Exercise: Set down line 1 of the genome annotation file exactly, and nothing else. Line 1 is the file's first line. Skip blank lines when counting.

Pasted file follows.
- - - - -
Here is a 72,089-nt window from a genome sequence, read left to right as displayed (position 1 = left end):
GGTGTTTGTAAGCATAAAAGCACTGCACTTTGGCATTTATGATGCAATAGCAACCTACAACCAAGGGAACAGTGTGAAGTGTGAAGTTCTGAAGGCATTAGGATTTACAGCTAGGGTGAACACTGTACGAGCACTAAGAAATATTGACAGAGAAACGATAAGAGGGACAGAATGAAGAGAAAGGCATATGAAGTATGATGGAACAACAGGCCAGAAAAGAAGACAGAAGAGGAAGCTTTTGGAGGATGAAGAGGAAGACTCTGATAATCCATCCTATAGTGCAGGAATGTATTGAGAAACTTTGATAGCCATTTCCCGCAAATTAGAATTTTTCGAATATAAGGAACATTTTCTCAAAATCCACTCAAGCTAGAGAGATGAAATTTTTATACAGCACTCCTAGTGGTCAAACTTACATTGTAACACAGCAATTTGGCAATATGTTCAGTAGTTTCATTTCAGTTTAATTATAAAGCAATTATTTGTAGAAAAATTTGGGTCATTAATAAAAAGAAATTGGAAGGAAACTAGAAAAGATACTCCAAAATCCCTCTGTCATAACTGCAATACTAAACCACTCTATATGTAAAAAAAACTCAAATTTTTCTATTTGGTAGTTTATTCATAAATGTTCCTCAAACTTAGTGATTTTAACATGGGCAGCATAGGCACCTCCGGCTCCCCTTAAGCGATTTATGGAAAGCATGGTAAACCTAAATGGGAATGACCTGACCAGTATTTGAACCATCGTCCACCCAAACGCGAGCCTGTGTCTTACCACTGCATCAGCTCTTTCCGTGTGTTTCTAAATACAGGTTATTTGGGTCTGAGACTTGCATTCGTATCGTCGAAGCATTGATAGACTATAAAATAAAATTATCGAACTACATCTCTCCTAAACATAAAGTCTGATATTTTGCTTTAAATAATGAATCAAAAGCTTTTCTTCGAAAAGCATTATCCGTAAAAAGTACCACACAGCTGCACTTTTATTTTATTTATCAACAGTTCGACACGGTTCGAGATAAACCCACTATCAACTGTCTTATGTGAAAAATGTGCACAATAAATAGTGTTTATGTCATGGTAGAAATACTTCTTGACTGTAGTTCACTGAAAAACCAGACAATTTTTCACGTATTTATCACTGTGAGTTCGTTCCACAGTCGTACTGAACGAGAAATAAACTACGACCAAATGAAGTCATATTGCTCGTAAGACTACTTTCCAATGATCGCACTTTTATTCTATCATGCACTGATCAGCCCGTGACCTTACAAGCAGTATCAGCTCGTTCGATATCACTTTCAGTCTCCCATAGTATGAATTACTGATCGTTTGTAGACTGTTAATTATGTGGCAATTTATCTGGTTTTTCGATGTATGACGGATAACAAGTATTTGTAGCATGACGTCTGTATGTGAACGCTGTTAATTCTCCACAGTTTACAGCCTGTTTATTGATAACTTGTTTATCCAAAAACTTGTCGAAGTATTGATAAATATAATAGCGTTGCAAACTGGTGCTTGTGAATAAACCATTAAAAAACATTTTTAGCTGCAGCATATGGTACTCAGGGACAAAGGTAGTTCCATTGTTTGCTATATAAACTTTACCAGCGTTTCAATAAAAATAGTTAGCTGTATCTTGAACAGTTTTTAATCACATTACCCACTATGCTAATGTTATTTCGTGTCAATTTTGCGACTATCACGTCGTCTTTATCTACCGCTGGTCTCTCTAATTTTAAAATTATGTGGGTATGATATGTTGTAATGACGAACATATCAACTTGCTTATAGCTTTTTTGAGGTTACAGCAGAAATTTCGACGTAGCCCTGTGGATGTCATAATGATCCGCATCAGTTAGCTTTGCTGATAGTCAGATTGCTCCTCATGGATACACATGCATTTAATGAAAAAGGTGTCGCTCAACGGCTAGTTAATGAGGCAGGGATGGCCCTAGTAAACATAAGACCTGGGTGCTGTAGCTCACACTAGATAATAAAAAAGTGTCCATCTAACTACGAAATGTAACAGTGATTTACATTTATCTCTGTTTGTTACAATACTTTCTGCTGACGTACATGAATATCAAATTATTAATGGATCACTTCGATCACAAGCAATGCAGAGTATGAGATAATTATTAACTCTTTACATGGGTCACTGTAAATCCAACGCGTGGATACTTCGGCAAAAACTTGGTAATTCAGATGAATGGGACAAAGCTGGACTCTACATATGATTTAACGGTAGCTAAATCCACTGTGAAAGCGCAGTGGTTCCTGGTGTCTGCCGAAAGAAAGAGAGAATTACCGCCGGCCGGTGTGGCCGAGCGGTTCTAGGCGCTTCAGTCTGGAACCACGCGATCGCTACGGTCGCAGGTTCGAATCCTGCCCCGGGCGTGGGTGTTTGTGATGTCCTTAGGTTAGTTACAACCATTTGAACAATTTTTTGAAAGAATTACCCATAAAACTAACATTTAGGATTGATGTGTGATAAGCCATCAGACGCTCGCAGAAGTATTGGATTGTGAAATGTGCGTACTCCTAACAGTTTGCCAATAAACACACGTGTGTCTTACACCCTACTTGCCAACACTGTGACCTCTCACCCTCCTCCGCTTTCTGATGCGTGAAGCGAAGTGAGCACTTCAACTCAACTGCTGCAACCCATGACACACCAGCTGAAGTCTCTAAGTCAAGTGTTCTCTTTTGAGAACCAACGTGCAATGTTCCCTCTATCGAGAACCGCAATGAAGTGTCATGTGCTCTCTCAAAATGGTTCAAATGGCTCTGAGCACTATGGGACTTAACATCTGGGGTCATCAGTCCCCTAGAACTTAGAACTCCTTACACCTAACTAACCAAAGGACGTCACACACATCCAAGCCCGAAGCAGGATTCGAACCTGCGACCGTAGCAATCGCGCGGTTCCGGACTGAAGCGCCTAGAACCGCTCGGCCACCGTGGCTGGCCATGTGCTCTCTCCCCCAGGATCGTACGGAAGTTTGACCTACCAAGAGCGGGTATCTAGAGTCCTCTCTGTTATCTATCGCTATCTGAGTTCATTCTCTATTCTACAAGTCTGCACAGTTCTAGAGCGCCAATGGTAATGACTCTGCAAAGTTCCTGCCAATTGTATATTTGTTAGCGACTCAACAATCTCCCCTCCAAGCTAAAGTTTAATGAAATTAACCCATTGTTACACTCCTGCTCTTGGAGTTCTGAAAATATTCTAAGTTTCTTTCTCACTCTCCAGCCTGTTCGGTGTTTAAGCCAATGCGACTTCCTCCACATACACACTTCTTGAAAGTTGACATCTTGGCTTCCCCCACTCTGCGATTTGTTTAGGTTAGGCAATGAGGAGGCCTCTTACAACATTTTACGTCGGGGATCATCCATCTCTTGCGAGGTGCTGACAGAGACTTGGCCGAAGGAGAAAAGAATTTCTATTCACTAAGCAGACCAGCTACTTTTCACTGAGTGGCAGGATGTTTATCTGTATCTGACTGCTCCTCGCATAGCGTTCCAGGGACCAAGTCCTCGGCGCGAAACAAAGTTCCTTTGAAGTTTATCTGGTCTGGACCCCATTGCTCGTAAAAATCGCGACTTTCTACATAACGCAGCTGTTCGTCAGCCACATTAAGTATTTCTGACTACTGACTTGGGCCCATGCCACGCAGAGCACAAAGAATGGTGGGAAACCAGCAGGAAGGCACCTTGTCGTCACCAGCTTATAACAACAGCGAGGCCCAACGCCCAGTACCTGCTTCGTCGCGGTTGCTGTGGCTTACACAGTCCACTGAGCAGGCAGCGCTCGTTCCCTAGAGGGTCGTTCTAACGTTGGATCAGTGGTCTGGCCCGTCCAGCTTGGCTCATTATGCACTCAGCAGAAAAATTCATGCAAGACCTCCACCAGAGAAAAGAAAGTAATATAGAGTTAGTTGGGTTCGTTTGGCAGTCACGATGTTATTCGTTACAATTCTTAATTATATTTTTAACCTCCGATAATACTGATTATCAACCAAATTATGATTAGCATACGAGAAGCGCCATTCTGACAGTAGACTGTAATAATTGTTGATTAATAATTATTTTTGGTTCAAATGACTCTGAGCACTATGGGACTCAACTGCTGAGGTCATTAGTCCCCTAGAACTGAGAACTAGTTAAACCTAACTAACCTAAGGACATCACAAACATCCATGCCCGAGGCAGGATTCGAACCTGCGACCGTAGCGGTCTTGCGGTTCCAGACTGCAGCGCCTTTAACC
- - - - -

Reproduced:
Here is a 72,089-nt window from a genome sequence, read left to right as displayed (position 1 = left end):